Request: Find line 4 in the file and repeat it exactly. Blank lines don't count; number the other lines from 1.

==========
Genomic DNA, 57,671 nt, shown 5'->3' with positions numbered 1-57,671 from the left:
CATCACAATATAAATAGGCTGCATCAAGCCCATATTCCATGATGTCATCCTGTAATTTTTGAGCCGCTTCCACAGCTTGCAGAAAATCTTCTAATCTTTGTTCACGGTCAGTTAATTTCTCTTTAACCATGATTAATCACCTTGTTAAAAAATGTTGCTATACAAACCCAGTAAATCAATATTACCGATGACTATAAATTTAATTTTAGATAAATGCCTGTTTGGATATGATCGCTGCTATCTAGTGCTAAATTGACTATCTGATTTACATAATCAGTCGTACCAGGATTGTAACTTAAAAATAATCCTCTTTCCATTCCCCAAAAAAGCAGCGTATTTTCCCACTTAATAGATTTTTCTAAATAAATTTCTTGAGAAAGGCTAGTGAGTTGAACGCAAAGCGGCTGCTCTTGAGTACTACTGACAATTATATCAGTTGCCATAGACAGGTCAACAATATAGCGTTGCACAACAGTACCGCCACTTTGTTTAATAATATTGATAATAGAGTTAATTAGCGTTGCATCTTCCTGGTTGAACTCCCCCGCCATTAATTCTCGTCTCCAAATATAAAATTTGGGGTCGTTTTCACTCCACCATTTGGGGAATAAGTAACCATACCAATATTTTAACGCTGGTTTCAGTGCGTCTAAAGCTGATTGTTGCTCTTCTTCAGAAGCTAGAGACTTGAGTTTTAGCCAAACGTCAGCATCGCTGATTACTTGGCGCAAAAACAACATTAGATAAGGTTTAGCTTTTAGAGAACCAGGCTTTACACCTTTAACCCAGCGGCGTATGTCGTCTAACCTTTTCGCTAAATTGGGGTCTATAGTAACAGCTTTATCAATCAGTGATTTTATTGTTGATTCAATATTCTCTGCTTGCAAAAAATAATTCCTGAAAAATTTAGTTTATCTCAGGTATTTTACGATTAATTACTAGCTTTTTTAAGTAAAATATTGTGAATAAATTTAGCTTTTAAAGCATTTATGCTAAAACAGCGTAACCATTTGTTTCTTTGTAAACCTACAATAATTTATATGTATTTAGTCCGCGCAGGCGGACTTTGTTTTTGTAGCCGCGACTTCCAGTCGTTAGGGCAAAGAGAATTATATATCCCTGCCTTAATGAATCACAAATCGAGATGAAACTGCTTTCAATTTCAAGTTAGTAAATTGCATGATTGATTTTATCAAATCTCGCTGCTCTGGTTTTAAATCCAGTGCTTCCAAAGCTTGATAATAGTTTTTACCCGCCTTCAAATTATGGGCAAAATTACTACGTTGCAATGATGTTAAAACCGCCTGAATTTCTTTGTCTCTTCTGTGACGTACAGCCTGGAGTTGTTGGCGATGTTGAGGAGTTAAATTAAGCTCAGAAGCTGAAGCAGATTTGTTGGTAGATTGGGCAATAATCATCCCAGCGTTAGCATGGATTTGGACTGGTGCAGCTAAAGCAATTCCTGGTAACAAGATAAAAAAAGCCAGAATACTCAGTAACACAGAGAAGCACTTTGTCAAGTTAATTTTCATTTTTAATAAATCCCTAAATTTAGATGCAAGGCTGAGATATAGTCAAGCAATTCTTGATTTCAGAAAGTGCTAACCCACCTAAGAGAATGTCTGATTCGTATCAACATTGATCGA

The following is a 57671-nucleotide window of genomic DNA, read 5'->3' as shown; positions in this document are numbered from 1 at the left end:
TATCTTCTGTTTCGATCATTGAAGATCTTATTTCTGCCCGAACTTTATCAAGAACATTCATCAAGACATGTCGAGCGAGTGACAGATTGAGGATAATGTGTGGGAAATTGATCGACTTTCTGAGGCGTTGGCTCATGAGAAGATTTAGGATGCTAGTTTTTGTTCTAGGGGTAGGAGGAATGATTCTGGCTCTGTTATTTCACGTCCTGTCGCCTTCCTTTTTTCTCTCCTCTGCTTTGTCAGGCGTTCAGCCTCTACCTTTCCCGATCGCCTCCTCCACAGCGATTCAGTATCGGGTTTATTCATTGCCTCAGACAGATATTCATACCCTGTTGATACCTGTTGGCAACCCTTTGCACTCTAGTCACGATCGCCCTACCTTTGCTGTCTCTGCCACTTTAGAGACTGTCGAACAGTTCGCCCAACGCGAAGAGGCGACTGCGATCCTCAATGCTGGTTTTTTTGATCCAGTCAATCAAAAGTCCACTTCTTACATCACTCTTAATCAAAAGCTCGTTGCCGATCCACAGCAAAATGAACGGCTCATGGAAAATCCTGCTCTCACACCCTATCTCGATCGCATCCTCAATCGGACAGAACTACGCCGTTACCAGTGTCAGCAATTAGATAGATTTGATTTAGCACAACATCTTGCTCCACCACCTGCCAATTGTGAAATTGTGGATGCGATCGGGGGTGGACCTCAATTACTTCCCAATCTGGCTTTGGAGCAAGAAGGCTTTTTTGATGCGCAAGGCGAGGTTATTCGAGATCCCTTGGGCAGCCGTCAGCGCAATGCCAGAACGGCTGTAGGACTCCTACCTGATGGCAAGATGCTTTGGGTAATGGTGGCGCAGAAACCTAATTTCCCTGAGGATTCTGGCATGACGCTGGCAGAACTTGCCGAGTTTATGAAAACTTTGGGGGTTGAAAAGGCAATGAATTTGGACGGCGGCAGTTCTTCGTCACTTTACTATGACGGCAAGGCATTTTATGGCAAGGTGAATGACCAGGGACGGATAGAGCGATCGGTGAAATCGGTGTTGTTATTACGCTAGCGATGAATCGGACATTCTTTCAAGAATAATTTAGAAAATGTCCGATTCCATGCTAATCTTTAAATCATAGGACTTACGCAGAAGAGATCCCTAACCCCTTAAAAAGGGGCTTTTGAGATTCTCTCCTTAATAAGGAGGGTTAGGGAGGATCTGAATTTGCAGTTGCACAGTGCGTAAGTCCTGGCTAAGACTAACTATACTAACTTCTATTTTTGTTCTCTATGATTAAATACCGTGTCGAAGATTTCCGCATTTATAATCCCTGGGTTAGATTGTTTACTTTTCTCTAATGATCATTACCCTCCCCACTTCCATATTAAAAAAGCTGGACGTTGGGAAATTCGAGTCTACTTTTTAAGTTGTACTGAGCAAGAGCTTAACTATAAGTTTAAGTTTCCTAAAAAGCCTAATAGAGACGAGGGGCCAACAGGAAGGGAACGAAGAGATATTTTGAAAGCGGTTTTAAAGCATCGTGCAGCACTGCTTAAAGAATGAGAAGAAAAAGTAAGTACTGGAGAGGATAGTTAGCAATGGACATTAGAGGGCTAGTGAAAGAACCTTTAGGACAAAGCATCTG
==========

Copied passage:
TATCTTCTGTTTCGATCATTGAAGATCTTATTTCTGCCCGAACTTTATCAAGAACATTCATCAAGACATGTCGAGCGAGTGACAGATTGAGGATAATGTGTGGGAAATTGATCGACTTTCTGAGGCGTTGGCTCATGAGAAGATTTAGGATGCTAGTTTTTGTTCTAGGGGTAGGAGGAATGATTCTGGCTCTGTTATTTCACGTCCTGTCGCCTTCCTTTTTTCTCTCCTCTGCTTTGTCAGGCGTTCAGCCTCTACCTTTCCCGATCGCCTCCTCCACAGCGATTCAGTATCGGGTTTATTCATTGCCTCAGACAGATATTCATACCCTGTTGATACCTGTTGGCAACCCTTTGCACTCTAGTCACGATCGCCCTACCTTTGCTGTCTCTGCCACTTTAGAGACTGTCGAACAGTTCGCCCAACGCGAAGAGGCGACTGCGATCCTCAATGCTGGTTTTTTTGATCCAGTCAATCAAAAGTCCACTTCTTACATCACTCTTAATCAAAAGCTCGTTGCCGATCCACAGCAAAATGAACGGCTCATGGAAAATCCTGCTCTCACACCCTATCTCGATCGCATCCTCAATCGGACAGAACTACGCCGTTACCAGTGTCAGCAATTAGATAGATTTGATTTAGCACAACATCTTGCTCCACCACCTGCCAATTGTGAAATTGTGGATGCGATCGGGGGTGGACCTCAATTACTTCCCAATCTGGCTTTGGAGCAAGAAGGCTTTTTTGATGCGCAAGGCGAGGTTATTCGAGATCCCTTGGGCAGCCGTCAGCGCAATGCCAGAACGGCTGTAGGACTCCTACCTGATGGCAAGATGCTTTGGGTAATGGTGGCGCAGAAACCTAATTTCCCTGAGGATTCTGGCATGACGCTGGCAGAACTTGCCGAGTTTATGAAAACTTTGGGGGTTGAAAAGGCAATGAATTTGGACGGCGGCAGTTCTTCGTCACTTTACTATGACGGCAAGGCATTTTATGGCAAGGTGAATGACCAGGGACGGATAGAGCGATCGGTGAAATCGGTGTTGTTATTACGCTAGCGATGAATCGGACATTCTTTCAAGAATAATTTAGAAAATGTCCGATTCCATGCTAATCTTTAAATCATAGGACTTACGCAGAAGAGATCCCTAACCCCTTAAAAAGGGGCTTTTGAGATTCTCTCCTTAATAAGGAGGGTTAGGGAGGATCTGAATTTGCAGTTGCACAGTGCGTAAGTCCTGGCTAAGACTAACTATACTAACTTCTATTTTTGTTCTCTATGATTAAATACCGTGTCGAAGATTTCCGCATTTATAATCCCTGGGTTAGATTGTTTACTTTTCTCTAATGATCATTACCCTCCCCACTTCCATATTAAAAAAGCTGGACGTTGGGAAATTCGAGTCTACTTTTTAAGTTGTACTGAGCAAGAGCTTAACTATAAGTTTAAGTTTCCTAAAAAGCCTAATAGAGACGAGGGGCCAACAGGAAGGGAACGAAGAGATATTTTGAAAGCGGTTTTAAAGCATCGTGCAGCACTGCTTAAAGAATGAGAAGAAAAAGTAAGTACTGGAGAGGATAGTTAGCAATGGACATTAGAGGGCTAGTGAAAGAACCTTTAGGACAAAGCATCTG